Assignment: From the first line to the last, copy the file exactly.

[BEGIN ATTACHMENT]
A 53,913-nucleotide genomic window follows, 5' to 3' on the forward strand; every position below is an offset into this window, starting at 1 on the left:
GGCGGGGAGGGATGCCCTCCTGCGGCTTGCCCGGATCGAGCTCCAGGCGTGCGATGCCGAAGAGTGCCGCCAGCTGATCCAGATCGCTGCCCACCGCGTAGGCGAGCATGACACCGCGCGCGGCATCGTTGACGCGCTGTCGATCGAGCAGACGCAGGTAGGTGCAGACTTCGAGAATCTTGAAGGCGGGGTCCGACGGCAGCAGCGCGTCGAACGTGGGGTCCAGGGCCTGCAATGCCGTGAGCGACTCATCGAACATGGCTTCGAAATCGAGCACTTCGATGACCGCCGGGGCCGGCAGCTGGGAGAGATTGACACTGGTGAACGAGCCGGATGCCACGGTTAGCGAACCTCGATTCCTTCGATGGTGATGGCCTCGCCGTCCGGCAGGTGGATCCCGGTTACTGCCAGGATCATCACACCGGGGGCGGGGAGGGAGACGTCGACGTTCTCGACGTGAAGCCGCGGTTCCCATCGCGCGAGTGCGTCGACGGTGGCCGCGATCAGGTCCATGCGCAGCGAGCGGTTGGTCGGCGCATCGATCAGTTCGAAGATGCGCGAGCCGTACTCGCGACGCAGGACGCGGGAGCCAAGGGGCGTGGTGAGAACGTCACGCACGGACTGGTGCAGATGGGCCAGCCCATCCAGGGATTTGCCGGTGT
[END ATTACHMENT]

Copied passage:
A 53,913-nucleotide genomic window follows, 5' to 3' on the forward strand; every position below is an offset into this window, starting at 1 on the left:
GGCGGGGAGGGATGCCCTCCTGCGGCTTGCCCGGATCGAGCTCCAGGCGTGCGATGCCGAAGAGTGCCGCCAGCTGATCCAGATCGCTGCCCACCGCGTAGGCGAGCATGACACCGCGCGCGGCATCGTTGACGCGCTGTCGATCGAGCAGACGCAGGTAGGTGCAGACTTCGAGAATCTTGAAGGCGGGGTCCGACGGCAGCAGCGCGTCGAACGTGGGGTCCAGGGCCTGCAATGCCGTGAGCGACTCATCGAACATGGCTTCGAAATCGAGCACTTCGATGACCGCCGGGGCCGGCAGCTGGGAGAGATTGACACTGGTGAACGAGCCGGATGCCACGGTTAGCGAACCTCGATTCCTTCGATGGTGATGGCCTCGCCGTCCGGCAGGTGGATCCCGGTTACTGCCAGGATCATCACACCGGGGGCGGGGAGGGAGACGTCGACGTTCTCGACGTGAAGCCGCGGTTCCCATCGCGCGAGTGCGTCGACGGTGGCCGCGATCAGGTCCATGCGCAGCGAGCGGTTGGTCGGCGCATCGATCAGTTCGAAGATGCGCGAGCCGTACTCGCGACGCAGGACGCGGGAGCCAAGGGGCGTGGTGAGAACGTCACGCACGGACTGGTGCAGATGGGCCAGCCCATCCAGGGATTTGCCGGTGT